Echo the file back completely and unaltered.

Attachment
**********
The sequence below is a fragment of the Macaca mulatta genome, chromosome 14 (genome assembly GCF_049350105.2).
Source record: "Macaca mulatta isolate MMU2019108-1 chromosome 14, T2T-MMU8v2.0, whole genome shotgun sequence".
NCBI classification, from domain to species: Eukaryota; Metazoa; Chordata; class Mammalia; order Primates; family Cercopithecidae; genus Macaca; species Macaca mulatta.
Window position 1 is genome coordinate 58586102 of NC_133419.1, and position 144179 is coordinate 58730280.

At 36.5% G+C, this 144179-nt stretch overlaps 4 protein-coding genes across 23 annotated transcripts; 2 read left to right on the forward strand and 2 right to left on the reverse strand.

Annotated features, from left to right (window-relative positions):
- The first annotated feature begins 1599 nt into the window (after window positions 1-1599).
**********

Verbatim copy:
The sequence below is a fragment of the Macaca mulatta genome, chromosome 14 (genome assembly GCF_049350105.2).
Source record: "Macaca mulatta isolate MMU2019108-1 chromosome 14, T2T-MMU8v2.0, whole genome shotgun sequence".
NCBI classification, from domain to species: Eukaryota; Metazoa; Chordata; class Mammalia; order Primates; family Cercopithecidae; genus Macaca; species Macaca mulatta.
Window position 1 is genome coordinate 58586102 of NC_133419.1, and position 144179 is coordinate 58730280.

At 36.5% G+C, this 144179-nt stretch overlaps 4 protein-coding genes across 23 annotated transcripts; 2 read left to right on the forward strand and 2 right to left on the reverse strand.

Annotated features, from left to right (window-relative positions):
- The first annotated feature begins 1599 nt into the window (after window positions 1-1599).